Business discontinuances in the United States and Canada spiked upward in the first quarter of 2018, according to the latest stats from the Jewelers Board of Trade (JBT).
Business discontinuances is JBT’s catch-all term for store closings, bankruptcies, and mergers and consolidations.
Overall, the JBT recorded 368 jewelry business discontinuances in North America in the first quarter of 2018, up 10 percent from 2017, which logged 334 discontinuances. Last year showed some ebbing in the pace of discontinuances.
The numbers break down as follows:
– The JBT recorded 343 discontinuances in the United States and 25 in Canada.
– The business discontinuances in North America consisted of 302 retailers (U.S. number: 282); 34 wholesalers (U.S. number: 31); and 32 manufacturers (U.S. number: 30).
– In North America, 310 companies ceased operations (U.S. number: 288); 48 consolidated (U.S. number: 45); and 10 filed for bankruptcy (U.S. number: 10).
Overall, the numbers showed that the industry is continuing to consolidate. The Jewelers Board of Trade now lists 26,903 companies; in the first quarter of last year, it listed 28,056.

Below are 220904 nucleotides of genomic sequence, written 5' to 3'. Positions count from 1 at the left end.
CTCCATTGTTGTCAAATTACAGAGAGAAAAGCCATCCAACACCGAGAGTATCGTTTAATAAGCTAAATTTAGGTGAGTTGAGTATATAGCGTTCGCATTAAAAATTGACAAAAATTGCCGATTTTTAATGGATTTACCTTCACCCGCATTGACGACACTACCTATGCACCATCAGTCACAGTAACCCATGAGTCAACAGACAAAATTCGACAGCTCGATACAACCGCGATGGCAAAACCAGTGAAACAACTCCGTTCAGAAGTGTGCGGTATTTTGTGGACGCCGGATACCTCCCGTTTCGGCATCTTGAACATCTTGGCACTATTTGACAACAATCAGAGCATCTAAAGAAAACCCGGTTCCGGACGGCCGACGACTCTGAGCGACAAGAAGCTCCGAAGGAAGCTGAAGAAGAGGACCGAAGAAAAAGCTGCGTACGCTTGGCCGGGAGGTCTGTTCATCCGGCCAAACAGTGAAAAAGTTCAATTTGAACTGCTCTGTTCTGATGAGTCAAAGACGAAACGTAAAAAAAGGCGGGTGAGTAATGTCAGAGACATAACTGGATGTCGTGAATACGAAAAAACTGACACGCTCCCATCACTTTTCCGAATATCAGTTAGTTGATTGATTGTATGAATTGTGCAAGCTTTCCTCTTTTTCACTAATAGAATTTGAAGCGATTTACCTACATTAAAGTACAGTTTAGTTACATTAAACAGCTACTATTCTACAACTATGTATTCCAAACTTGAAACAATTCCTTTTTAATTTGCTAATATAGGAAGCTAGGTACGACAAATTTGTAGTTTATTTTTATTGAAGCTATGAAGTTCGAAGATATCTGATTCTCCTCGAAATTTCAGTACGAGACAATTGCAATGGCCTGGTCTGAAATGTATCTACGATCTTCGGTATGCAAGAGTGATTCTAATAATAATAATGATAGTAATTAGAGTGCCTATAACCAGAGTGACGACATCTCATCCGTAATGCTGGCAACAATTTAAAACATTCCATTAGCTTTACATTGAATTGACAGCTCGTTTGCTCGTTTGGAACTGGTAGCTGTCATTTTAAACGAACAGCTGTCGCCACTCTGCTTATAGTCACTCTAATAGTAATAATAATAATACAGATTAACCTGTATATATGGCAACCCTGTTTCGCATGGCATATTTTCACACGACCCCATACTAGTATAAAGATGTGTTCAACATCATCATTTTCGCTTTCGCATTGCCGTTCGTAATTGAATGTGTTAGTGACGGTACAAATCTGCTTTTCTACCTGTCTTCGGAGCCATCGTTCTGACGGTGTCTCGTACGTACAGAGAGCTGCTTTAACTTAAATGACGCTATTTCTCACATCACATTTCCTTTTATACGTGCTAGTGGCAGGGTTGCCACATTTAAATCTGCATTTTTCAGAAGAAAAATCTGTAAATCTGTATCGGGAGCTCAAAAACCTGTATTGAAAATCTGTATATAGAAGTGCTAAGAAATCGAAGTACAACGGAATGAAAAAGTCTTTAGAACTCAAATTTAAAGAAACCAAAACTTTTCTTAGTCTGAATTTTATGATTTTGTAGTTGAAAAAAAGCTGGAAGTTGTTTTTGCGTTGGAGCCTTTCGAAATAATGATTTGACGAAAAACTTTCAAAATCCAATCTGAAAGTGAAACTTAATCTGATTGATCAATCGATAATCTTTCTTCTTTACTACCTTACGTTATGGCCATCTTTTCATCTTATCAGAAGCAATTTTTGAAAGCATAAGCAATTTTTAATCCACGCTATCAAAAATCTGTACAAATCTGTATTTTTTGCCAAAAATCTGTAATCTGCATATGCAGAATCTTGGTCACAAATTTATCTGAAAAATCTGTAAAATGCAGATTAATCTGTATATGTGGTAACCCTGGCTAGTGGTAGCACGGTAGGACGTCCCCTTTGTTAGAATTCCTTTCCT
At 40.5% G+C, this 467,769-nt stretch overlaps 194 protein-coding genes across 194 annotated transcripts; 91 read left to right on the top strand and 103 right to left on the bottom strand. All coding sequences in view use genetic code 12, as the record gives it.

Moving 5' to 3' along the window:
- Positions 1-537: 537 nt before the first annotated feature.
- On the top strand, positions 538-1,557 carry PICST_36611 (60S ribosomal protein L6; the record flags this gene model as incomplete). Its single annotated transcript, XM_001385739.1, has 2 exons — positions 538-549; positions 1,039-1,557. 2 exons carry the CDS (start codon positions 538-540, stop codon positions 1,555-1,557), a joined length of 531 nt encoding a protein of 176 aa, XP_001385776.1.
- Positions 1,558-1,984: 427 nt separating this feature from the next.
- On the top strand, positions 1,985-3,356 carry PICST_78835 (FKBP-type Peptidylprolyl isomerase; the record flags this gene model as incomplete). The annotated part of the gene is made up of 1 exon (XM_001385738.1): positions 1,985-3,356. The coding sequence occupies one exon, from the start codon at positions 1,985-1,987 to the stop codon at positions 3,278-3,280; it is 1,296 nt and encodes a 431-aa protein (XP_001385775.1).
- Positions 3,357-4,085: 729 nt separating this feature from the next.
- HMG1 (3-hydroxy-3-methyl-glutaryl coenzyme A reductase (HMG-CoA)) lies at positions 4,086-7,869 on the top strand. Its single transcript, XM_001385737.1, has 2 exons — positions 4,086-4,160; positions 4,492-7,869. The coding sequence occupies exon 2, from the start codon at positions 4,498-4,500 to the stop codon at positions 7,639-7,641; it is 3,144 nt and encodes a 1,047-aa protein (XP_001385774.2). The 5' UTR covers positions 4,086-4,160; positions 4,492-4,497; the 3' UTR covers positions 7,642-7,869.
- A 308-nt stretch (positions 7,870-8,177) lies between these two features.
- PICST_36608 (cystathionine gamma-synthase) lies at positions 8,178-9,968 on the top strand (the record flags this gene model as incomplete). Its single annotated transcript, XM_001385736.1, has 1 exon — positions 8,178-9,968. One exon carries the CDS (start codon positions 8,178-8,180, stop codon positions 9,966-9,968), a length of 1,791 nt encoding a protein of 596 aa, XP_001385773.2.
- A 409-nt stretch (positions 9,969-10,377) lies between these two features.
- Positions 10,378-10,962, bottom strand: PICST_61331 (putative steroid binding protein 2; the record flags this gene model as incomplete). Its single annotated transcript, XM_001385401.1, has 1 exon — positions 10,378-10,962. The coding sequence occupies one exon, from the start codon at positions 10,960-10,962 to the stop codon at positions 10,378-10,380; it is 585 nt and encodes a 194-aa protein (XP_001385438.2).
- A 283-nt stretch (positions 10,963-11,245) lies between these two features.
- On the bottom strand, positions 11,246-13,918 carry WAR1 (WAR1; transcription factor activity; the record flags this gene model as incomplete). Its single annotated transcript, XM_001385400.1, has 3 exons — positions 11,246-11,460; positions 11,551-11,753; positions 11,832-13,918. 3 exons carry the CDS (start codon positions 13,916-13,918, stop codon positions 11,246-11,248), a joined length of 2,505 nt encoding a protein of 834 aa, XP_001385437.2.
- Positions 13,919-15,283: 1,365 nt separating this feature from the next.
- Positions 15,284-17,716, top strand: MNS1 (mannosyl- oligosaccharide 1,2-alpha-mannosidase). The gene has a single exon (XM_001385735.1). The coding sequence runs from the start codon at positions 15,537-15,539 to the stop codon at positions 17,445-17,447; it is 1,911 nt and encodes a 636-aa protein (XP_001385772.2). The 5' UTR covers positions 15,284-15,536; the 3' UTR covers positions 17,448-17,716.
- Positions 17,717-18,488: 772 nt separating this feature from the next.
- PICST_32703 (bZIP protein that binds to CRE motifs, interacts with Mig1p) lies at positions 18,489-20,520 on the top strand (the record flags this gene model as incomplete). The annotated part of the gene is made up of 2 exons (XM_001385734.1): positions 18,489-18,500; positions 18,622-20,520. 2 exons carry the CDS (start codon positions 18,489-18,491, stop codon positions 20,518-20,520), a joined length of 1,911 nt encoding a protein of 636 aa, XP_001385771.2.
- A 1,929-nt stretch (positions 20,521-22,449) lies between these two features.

Some new businesses came into the industry in the first quarter, but not enough to make up for the companies that are closing.
In the first quarter, the JBT recorded 64 new North American businesses, which breaks down to 46 retailers, 10 wholesalers, and eight manufacturers. All but two of those were located in the United States. That’s a significant jump from the 48 new businesses that entered the industry in the first quarter of last year.
At a speech at the American Gem Society Conclave in Nashville, Tenn., Harold Dupuy, Stuller’s vice president for strategic analysis, said statistics like this need to be looked at in the larger context.
He said that while the industry continues to consolidate, overall industry sales have continued to grow, which is good news for the companies that remain.
“While the stores close, if the market grows if you are still in business, it’s a good thing,” Dupuy said. “It’s a thinning of the herd.”